Wednesday, March 14, 2007

Who Is Welcome In Your Congregation?

As some of my loyal readers know, I regularly assist congregations on policies and procedures to assure that children and youth are safe from sexual abuse and harassment -- both within in the congregation and at home. I am the author of a book for congregations "A Time to Heal" that addresses keeping children safe and how to potentially minister to a person with a history of sex offenses.

Today's San Diego Union includes a story of a church in California that has consulted with me about how to respond to a person on the sex offender registry list who seeks to attend their church. As a result of coming forward to the church, explaining his status, and asking for their support and an accountable structure, and the ensuing furor by some members and some parents, the man has lost his job and his home.

The story is a warning for all congregations. They did not have a safe congregations policy, they did not have procedures in place for dealing with an accused or convicted sexual offender, their congregants had not been educated about the realities of sexual abuse prevention, and so now they are in a crisis situation about what to do. They are far from alone. Almost all of the congregations who contact me for assistance around these issues have not addressed them until a KNOWN sex offender is in their midst.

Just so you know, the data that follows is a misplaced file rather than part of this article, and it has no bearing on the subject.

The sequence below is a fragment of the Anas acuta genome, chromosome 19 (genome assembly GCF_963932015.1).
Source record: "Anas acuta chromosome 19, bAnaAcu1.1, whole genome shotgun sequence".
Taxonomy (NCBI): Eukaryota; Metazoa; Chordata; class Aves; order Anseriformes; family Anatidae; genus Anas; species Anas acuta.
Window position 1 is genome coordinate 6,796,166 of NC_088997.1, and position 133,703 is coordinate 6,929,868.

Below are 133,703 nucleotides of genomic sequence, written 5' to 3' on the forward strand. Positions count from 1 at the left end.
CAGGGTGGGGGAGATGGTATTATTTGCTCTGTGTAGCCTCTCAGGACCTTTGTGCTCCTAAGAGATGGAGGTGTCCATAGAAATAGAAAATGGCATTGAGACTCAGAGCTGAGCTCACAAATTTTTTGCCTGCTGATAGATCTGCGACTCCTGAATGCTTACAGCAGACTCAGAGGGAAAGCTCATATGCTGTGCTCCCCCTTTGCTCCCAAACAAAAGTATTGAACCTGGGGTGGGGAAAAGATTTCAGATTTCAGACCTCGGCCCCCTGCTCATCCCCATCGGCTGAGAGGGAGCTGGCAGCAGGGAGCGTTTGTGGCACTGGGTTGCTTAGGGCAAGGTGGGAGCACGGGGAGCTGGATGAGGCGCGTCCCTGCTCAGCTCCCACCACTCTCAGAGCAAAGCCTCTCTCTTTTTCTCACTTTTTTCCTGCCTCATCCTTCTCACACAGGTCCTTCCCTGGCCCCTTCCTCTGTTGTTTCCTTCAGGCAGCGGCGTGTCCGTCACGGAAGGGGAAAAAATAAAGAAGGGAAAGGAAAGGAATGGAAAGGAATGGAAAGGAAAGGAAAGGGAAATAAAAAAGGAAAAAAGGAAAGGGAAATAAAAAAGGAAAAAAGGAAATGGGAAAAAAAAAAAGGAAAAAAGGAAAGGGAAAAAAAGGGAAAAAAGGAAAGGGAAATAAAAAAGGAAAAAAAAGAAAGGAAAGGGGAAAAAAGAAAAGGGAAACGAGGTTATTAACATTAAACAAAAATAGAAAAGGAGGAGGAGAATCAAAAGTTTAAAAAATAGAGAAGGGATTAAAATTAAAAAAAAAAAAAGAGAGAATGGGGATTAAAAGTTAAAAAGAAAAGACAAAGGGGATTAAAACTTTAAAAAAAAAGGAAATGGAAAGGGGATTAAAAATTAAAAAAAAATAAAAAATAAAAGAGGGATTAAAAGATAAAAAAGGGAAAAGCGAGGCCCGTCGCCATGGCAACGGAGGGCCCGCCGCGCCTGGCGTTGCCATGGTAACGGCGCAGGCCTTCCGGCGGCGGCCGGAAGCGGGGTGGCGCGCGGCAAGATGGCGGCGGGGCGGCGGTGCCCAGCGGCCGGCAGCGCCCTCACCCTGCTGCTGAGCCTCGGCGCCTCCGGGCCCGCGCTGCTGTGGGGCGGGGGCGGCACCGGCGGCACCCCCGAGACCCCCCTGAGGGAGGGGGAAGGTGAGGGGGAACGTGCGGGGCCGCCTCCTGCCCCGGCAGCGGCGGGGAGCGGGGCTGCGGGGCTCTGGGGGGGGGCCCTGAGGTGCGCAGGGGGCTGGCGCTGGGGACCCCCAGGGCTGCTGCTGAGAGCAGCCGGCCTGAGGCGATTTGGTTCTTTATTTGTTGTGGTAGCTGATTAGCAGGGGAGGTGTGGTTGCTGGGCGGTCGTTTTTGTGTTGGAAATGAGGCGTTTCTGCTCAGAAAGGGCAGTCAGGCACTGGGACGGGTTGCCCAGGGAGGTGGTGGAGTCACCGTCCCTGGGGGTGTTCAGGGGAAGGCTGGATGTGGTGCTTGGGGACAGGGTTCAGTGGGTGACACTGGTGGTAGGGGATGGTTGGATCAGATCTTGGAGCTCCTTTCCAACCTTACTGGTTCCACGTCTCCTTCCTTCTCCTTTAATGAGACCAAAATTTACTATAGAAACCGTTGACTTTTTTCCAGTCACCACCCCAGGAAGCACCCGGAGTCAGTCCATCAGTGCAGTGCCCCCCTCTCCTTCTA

Notice the word "KNOWN." Because the probability is that every congregation has members who are sexually attracted to children. The sex offender who is known to us, who is on a limited access agreement that denies him or her any contact with children but welcomes them to adult worship and education, is NOT a risk to the young people in our congregation. It is the person we don't know, the person who is sitting next to us in church or working with our children, who IS. And that's why policies for screening all volunteers who work with children, doing backround checks for all staff and employees, having a two adult in the classroom rule, providing annual sexual abuse prevention lessons to children and parents, and SO ON are so important.

Does your congregation have a written policy? What's your experience been with these issues? I hope you'll share your experience.

And if you'd like a copy of "A Time to Heal", call our publisher at 419-872-7448.

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